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Taoiseach says life satisfaction levels played key role in Christmas reopening

Micheal Martin revealed Central Statistics Office data has shown worrying levels of public unhappiness.

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Micheal Martin admitted there are risks involved in lifting many of the pandemic restrictions (Julien Behal Photography)

Micheal Martin admitted there are risks involved in lifting many of the pandemic restrictions (Julien Behal Photography)

Micheal Martin admitted there are risks involved in lifting many of the pandemic restrictions (Julien Behal Photography)

Research showing alarming levels of low life-satisfaction among the public played a role in the Government’s decision to reopen the country for Christmas.

Taoiseach Micheal Martin has admitted there are risks involved in lifting many of the pandemic restrictions for the festive period.

But he said that had to be balanced with people’s wellbeing, with Central Statistics Office data showing worrying levels of unhappiness among the public.

“There are risks attached to this” Mr Martin said, as he urged the public to remain vigilant during the festive period.

He added: “We received advice from the Central Statistics Office in terms of their surveys about a high level of low overall life satisfaction.

“As far back as last April, coming out of the first wave, there was about 29.5% of people with a low level of life satisfaction as a result of the pandemic.

“There’s new figures coming out next Monday which will be higher than that. At that time it was about 5.5% in addition to the 29.5%, who were downhearted on a consistent basis. These are balances we have to address.

“If you look at it the other way around, could we really sustain a closure of restaurants and other areas for another eight weeks, and the impacts on people’s wellbeing and sense of needing to get out and meet with some friends?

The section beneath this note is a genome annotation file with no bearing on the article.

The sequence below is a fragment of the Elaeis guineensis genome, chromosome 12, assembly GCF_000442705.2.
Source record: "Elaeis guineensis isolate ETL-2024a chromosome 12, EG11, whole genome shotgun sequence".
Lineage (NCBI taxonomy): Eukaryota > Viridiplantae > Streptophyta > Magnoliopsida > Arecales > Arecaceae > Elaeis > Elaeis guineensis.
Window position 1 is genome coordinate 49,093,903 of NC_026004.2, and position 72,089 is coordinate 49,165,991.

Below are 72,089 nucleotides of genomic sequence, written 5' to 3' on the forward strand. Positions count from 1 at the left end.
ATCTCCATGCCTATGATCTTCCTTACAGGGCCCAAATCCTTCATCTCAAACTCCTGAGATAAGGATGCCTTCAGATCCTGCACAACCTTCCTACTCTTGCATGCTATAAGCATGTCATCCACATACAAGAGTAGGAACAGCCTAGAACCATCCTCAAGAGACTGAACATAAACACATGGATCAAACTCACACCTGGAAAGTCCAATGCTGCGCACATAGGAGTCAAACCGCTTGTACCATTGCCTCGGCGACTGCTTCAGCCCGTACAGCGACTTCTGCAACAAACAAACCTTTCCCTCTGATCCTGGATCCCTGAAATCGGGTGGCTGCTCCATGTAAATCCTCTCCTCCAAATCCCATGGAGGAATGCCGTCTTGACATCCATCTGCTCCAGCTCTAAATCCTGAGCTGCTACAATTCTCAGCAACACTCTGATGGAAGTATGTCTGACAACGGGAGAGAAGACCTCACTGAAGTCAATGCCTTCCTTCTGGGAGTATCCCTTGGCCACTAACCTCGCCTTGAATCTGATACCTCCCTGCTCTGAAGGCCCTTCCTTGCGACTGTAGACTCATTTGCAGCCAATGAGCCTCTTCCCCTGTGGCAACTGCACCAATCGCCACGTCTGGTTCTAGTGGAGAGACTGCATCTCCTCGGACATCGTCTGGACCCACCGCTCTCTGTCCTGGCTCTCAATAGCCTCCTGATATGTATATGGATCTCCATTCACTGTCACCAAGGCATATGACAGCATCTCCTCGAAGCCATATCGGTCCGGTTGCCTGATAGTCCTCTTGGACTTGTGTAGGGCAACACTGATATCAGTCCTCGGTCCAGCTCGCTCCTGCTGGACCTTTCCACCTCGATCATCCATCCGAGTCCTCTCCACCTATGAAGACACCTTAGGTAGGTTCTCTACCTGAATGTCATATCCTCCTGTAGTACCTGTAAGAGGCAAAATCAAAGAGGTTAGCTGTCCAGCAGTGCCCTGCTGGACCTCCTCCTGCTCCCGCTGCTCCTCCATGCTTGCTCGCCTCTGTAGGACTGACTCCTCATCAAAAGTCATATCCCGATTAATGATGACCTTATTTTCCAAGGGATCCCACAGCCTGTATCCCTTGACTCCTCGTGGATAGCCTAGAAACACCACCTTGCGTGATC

“This is a balancing act. We will keep an eye on this obviously, and we will be working with Nphet and others to make sure that this is kept under constant review.”

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Taoiseach Micheal Martin addressed the nation on exiting from Level 5 (Julien Behal/PA)

Taoiseach Micheal Martin addressed the nation on exiting from Level 5 (Julien Behal/PA)

Taoiseach Micheal Martin addressed the nation on exiting from Level 5 (Julien Behal/PA)

While bans on retail, restaurants, gastropubs and household visits will all open at varying stages throughout December, wet pubs are set to remain shut.

Extra supports have been introduced to help the sector, which has remained closed for the majority of the pandemic.

The Taoiseach has said the decision not to reopen wet pubs was based on data showing they can lead to a spike in infections.

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Mr Martin said he believes that reopening the sector would lead to a higher number of cases, at a much faster rate.

He said: “Some of the data compiled by EY, if you look at the local electoral areas, towards the end of September you’ll see 10 days after the reopening of wet pubs the numbers going up very significantly.

“The data is very clear. Cities like Cork and Galway went up very significantly, areas in Cavan and Meath. So unfortunately there is a difference, the discipline of sitting down for a meal, that does create a different type of environment to the pub environment.

“We’re not as low now in terms of numbers as we would have been during the summer. So there is risk attached to opening up part of society and the economy.

“We’ve got to mitigate that risk as far as we can. It’s my genuine view that if we had decided to open up wet pubs, we would be looking at far higher numbers, far faster.”

Meanwhile, Transport Minister Eamon Ryan has called on people to use their “common sense” when deciding whether to embark on international travel at Christmas.

With the possibility that people will fly home for the festive period, the public health advice remains that people should only fly for essential reasons.

Mr Ryan said it will be up to individuals to use their judgment, and that the Government will not set a strict definition on “essential” travel.

He said: “It is a judgment call. Everyone’s family circumstances are different. Irish people collectively are, by and large, making the decision not to travel.

“The volumes are minimal, a fraction of what they were previously. What we’re seeing is that’s going to continue through this period.

“It does have to be case by case, every individual looking at what their family needs. I don’t think it’s for us to categorise that. If you are coming back, just be careful. Be part of what is a collective effort and use common sense.”

Tanaiste Leo Varadkar has admitted he is as keen as anyone to meet friends and visit restaurants again.

He said: “I have to admit to suffering cabin fever over the last few weeks so it will be gym and haircut on Wednesday and restaurant at the weekend with some friends I haven’t seen for months.

“I really can’t wait. I really hope that people do make the best of December and enjoy some of the personal freedoms that we all miss so much.”

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